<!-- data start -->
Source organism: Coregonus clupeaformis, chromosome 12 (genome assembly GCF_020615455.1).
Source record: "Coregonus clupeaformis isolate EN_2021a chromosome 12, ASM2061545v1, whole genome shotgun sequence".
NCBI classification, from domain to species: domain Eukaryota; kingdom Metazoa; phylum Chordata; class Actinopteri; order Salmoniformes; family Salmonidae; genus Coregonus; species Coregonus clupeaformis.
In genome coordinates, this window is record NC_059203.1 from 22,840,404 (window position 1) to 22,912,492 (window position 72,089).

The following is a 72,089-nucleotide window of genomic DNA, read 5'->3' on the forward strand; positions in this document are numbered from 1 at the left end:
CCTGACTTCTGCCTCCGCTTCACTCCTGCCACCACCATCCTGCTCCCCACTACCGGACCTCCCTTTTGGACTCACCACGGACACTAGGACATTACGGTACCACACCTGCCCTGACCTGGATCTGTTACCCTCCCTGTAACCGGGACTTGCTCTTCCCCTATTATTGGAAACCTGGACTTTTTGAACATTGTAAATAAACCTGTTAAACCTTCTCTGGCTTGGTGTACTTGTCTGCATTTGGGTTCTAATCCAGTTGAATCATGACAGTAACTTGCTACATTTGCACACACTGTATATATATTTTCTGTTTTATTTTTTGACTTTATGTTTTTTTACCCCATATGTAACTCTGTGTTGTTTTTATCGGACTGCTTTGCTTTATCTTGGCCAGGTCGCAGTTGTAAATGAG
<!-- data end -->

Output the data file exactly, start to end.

Source organism: Coregonus clupeaformis, chromosome 12 (genome assembly GCF_020615455.1).
Source record: "Coregonus clupeaformis isolate EN_2021a chromosome 12, ASM2061545v1, whole genome shotgun sequence".
NCBI classification, from domain to species: domain Eukaryota; kingdom Metazoa; phylum Chordata; class Actinopteri; order Salmoniformes; family Salmonidae; genus Coregonus; species Coregonus clupeaformis.
In genome coordinates, this window is record NC_059203.1 from 22,840,404 (window position 1) to 22,912,492 (window position 72,089).

The following is a 72,089-nucleotide window of genomic DNA, read 5'->3' on the forward strand; positions in this document are numbered from 1 at the left end:
CCTGACTTCTGCCTCCGCTTCACTCCTGCCACCACCATCCTGCTCCCCACTACCGGACCTCCCTTTTGGACTCACCACGGACACTAGGACATTACGGTACCACACCTGCCCTGACCTGGATCTGTTACCCTCCCTGTAACCGGGACTTGCTCTTCCCCTATTATTGGAAACCTGGACTTTTTGAACATTGTAAATAAACCTGTTAAACCTTCTCTGGCTTGGTGTACTTGTCTGCATTTGGGTTCTAATCCAGTTGAATCATGACAGTAACTTGCTACATTTGCACACACTGTATATATATTTTCTGTTTTATTTTTTGACTTTATGTTTTTTTACCCCATATGTAACTCTGTGTTGTTTTTATCGGACTGCTTTGCTTTATCTTGGCCAGGTCGCAGTTGTAAATGAG